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username1494226
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(Original post by jamb97)
I am a bit confused by your post... I was under the impression most MSc's are 1-2 years, what do you mean by many additional years? What is wrong with a salary that tops out at £40-50k? I did say in my OP that I don't care about making lots of money. I was looking into doing a Bioscience with a speciality in food science and considering being a R&D scientist for a food company http://www.prospects.ac.uk/food_technologist_salary.htm this doesn't suggest a peak at £40-50k, and having looked at job advertisements there are some for more than what the site suggests. And what is wrong with doing a degree you are interested in so you have access to things like teaching, civil service and corp. graduate schemes (as another poster mentioned)? I did also consider the idea of joining the navy as I think I'd enjoy the lifestyle and obviously it's good money for officers, however what puts me off is not having a family and the risk of being killed
I'll elaborate. I meant years when you combine a masters and a Phd, yes masters on their own are quite brief. There is nothing wrong with it topping out at £40-£50K but in the biosciences field those jobs are harder to come by versus other fields of science. If you're happy making that, that's good. I think its a good amount of money to reach at a peak of a career but if you want more, there are other fields. Also with the navy thing, I'm not in the Royal Navy, I'm in the Merchant Navy. They stay away from wars. I'm training to be a navigation officer which can let me one day be a captain so its quite different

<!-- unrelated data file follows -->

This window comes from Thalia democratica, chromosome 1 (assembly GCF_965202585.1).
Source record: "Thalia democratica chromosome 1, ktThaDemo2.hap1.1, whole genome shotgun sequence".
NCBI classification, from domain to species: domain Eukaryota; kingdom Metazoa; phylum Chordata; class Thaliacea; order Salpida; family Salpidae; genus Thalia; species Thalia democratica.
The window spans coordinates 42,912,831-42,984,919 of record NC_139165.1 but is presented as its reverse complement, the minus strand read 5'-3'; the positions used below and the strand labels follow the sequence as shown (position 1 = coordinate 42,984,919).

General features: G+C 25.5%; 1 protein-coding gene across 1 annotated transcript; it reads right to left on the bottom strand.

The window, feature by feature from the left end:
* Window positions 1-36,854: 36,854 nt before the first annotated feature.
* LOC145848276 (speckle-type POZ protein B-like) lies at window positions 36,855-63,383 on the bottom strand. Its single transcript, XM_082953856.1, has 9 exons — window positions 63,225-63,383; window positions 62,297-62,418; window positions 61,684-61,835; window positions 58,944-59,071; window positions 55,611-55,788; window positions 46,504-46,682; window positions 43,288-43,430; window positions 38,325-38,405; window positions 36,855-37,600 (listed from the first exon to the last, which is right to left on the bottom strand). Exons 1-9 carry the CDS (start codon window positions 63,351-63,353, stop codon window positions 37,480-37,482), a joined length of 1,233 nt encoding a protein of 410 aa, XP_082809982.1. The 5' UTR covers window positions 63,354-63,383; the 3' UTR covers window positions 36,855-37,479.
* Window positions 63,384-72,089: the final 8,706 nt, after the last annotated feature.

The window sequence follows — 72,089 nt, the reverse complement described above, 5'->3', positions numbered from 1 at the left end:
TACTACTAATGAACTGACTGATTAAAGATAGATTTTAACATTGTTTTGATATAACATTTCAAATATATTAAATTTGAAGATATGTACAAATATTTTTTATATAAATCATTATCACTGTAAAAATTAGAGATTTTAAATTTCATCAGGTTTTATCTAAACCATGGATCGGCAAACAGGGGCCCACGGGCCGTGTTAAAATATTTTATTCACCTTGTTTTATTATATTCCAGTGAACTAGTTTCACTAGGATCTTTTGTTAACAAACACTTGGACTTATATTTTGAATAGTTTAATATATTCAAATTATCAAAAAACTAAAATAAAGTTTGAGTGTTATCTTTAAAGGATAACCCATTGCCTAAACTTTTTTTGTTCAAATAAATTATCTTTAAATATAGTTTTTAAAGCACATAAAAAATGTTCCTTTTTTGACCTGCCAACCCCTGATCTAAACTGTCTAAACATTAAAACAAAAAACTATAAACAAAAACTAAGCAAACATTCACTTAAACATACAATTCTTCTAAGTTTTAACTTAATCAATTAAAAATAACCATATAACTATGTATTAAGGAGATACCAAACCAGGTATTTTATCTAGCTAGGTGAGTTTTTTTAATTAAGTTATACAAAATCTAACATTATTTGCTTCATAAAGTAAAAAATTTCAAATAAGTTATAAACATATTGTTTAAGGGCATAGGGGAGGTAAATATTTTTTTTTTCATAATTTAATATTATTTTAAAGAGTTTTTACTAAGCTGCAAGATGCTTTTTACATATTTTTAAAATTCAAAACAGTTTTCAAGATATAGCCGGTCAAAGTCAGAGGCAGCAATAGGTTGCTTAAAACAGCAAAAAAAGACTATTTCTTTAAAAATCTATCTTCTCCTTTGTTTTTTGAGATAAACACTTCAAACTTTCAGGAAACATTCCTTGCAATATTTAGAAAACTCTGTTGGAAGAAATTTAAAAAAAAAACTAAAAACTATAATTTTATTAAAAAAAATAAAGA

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alleycat393
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Off topic but just wanting to add my two bits worth here. My dad is in the merchant navy (joined at 18) and I have several friends whose dads have also been in the merchant navy and who are in the merchant navy themselves. True, things have changed a lot since our dads went to sea but sea time is long, communication is difficult, promotion can be slow, you have to reach a particular rank before your family can join you on board, kids can only sail if they're in a certain age range, let's just say the life isn't glamorous. Most of my friends plan to sail till they're about 30 and have made their money and then stop and settle down and since most of them signed up just out of school (post A levels) they'll have to retrain to do something else to support themselves and their families.
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redferry
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You can earn a lot of money doing ecological consultancy and the like, especially if you are willing to travel. A friend of mine did consultancy in Abu Dhabi and earned a ridiculous amount, but even in this country you can earn ~ 50k depending on the job, or more if you work your way up.
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jamb97
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(Original post by marco14196)
I'll elaborate. I meant years when you combine a masters and a Phd, yes masters on their own are quite brief. There is nothing wrong with it topping out at £40-£50K but in the biosciences field those jobs are harder to come by versus other fields of science. If you're happy making that, that's good. I think its a good amount of money to reach at a peak of a career but if you want more, there are other fields. Also with the navy thing, I'm not in the Royal Navy, I'm in the Merchant Navy. They stay away from wars. I'm training to be a navigation officer which can let me one day be a captain so its quite different
I see what you meant now, that makes sense. When you say there are other fields, are they fields for other degrees only or would a bioscience degree qualify? That's interesting, I didn't know about the merchant navy. Are you able to join as an officer like in the royal navy? That does seem like a decent offer but I'd still be hesitant due to how much time away it is, but thank you for the idea.
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jamb97
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(Original post by redferry)
You can earn a lot of money doing ecological consultancy and the like, especially if you are willing to travel. A friend of mine did consultancy in Abu Dhabi and earned a ridiculous amount, but even in this country you can earn ~ 50k depending on the job, or more if you work your way up.
I had a quick google and the figures I've found seem to support what you've said, thank you for the suggestion. It doesn't look like a boring job either, do you know if that's competitive or something?